We’re still figuring out the best way to truly go about this, but what’s for certain is the science. And there is no scientific evidence that GMO’s pose a risk. The problem is the economic system we have had in place amidst the time we’ve altered our climate, the landscape, and forced our own species to become reliant on big corporations all for the sake of money…which is funny…I don’t recall I’m familiar with what money tastes like….maybe we should focus less on profit and more on people, eh?

I’ve repeated this quote from Carl Sagan so many times, but I’ll say it again because it applies to this as well…

"We live in society fully dependent on science and technology, whereby nobody understands science and technology…this combustible mixture of ignorance and power is sooner or later going to blow up in our faces."

The anti-GMO movement is to agriculture what the anti-vaccine movement is to health.

It’s obviously difficult to trust a government which on one hand wants you to “eat healthy” and buy these certain brands of food from the companies who have the right amount of money to advertise to you the way it’s always been done, and in a way that makes you feel like you’re doing something right. I mean, they have your (our) best interests in mind. Right? That becomes harder to believe when you are then flooded with advertisements for liquor and soda. But what about diabetes? And aren’t alcohol-related deaths the highest they’ve ever been? It becomes tricky to just “go along with things” the way they’ve always been done…especially when they fly in the face of…you know, your survival.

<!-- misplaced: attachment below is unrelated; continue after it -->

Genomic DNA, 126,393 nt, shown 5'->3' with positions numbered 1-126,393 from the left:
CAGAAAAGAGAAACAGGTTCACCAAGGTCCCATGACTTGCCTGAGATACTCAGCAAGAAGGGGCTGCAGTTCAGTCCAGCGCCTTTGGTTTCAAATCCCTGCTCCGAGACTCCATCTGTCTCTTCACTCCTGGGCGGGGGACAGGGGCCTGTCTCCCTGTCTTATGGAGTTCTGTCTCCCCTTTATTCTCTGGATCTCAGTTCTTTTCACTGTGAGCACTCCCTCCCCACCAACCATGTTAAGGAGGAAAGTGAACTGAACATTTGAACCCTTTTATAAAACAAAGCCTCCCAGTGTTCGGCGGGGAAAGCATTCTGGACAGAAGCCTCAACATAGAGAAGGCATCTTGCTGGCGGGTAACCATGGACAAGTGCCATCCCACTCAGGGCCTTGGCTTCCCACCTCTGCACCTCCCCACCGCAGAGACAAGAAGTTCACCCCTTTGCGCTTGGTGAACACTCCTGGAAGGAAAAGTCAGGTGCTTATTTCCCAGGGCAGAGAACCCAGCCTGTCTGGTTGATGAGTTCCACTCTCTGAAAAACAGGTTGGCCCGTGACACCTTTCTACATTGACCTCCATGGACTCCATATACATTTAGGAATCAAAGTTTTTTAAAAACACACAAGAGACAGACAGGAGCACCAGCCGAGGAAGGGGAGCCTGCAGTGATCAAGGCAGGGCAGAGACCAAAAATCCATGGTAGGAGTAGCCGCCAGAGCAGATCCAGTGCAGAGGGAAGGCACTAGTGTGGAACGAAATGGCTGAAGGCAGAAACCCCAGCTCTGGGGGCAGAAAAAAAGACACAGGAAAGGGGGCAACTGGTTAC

Healthy skepticism is important. Practicing critical thinking every day is essential. But difficult, in the dark sea of industry and economics, fueled by promotional advertising while being bolstered by the pillars of capitalism. 

It’s no wonder there’s such skepticism about skepticism.

Read this blog post comparing the anti-GMO movement and Creationists…it should drive all this home pretty clearly.

All the variety, all the charm, all the beauty of life is made up of light and shadow.
Leo Tolstoy, Anna Karenina
I just saw a shooting star
We can wish upon it
But we won’t share the wish we made
But I cant keep no secrets,
I wish that you would always stay
The Avett Brothers, “Laundry Room”

npr:

"Can It Be? Parrots Name Their Children, And Those Names, Like Ours, Stick For Life"

"Oh Romeo, oh Romeo," cried Juliet. Being human, she and her boyfriend had names. Is there any other animal that does this? Has names for each other? Oddly enough, yes!

(via skunkbear)

sagansense:

Earth’s upper atmosphere—below freezing, nearly without oxygen, flooded by UV radiation—is no place to live. But last winter, scientists from the Georgia Institute of Technology discovered that billions of bacteria actually thrive up there.

Expecting only a smattering of microorganisms, the researchers flew six miles above Earth’s surface in a NASA jet plane. There, they pumped outside air through a filter to collect particles.